Southwestern Willow Flycatcher: Reclamation Works to Protect Native Species
The Southwestern Willow Flycatcher (Empidonax traillii extimus) is a small bird with a gray-green or brownish-olive upper body, white throat and pale breast and yellowish belly. It is one of four subspecies of willow flycatcher.
In the United States, the bird breeds in dense, moist riparian habitats at scattered, isolated locations in New Mexico, Arizona, southern California, southern Nevada, southern Utah, and southern Colorado. Historically, water management strategies that altered flows in the rivers and streams have led to the degradation and loss of dense riparian areas; this is the primary threat to willow flycatcher habitat. Now, with riparian areas limited and re-growth difficult due to changes in water flows, fire poses another significant risk. Human disturbances at nesting sites may also result in nest abandonment. These factors, as well as overgrazing by livestock, are the major causes of a population decline that resulted in the bird's designation as an endangered species in 1995.
In 1994, critical habitat along the lower Colorado River was set aside for endangered fish species. In response, the U.S. Bureau of Reclamation (USBR) and other federal, state, and tribal agencies formed a partnership to develop and implement the Lower Colorado Multi-Species Conservation Program (MSCP). The program is a coordinated, comprehensive, long-term multi-agency effort to conserve and work towards the recovery of endangered species, and protect and maintain wildlife habitat on the lower Colorado River.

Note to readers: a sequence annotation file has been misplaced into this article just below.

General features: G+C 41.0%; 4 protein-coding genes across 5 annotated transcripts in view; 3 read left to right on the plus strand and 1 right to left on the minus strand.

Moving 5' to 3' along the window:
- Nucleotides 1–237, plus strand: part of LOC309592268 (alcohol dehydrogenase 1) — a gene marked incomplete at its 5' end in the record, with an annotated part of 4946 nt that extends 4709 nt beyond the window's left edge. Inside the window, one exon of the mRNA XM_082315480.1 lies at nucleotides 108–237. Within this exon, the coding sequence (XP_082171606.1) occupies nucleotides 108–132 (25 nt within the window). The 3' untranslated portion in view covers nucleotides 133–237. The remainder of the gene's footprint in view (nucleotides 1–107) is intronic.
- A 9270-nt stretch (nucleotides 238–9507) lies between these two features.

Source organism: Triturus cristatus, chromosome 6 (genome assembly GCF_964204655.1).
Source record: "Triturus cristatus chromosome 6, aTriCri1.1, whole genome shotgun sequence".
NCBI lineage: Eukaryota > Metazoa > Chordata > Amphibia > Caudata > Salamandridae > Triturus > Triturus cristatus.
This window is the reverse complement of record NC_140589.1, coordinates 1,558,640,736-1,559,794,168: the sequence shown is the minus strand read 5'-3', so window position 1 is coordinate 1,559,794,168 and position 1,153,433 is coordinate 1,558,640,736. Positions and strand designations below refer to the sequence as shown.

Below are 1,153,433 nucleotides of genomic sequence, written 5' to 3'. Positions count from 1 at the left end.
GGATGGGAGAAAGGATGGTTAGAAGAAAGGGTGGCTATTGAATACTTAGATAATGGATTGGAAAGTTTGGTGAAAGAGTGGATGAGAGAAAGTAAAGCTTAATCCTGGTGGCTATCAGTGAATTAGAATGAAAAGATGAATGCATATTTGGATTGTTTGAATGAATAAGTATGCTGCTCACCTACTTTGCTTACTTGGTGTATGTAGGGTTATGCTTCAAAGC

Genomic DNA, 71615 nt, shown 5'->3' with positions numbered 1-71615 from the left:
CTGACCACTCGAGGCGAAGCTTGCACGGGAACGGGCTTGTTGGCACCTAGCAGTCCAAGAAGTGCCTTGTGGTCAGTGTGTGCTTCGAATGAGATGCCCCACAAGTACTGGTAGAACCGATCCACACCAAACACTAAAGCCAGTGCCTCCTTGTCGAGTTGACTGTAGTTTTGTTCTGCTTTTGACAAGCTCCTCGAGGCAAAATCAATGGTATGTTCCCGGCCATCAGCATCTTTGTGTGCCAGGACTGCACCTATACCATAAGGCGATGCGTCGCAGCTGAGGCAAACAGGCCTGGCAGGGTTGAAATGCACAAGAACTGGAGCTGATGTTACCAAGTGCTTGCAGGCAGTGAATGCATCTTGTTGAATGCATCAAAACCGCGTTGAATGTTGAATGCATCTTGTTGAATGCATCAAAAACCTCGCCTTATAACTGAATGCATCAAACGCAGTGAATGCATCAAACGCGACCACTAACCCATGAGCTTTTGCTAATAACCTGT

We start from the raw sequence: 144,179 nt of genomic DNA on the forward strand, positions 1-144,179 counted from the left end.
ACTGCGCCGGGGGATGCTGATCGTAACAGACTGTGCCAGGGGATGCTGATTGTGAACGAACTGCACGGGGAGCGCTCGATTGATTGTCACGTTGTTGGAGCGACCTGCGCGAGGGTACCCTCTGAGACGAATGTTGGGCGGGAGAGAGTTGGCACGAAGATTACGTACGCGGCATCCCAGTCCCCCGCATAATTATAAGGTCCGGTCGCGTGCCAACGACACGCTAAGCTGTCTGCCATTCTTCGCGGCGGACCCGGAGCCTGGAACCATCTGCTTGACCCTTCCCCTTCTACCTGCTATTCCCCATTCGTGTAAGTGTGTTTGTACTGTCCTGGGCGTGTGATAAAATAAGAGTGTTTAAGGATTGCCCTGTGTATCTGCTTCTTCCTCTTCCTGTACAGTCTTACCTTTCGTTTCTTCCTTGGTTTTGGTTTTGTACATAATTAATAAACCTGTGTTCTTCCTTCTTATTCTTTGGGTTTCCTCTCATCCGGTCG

In April 1997 a number of terms and conditions were outlined for implementation by Reclamation in order to specifically help preserve the Southwestern Willow Flycatcher. A five-year period of survey and monitoring of flycatcher habitat was required along the lower Colorado River. The overall objective is to achieve a level of population and regional distribution sufficient to insure the long-term survival of the species.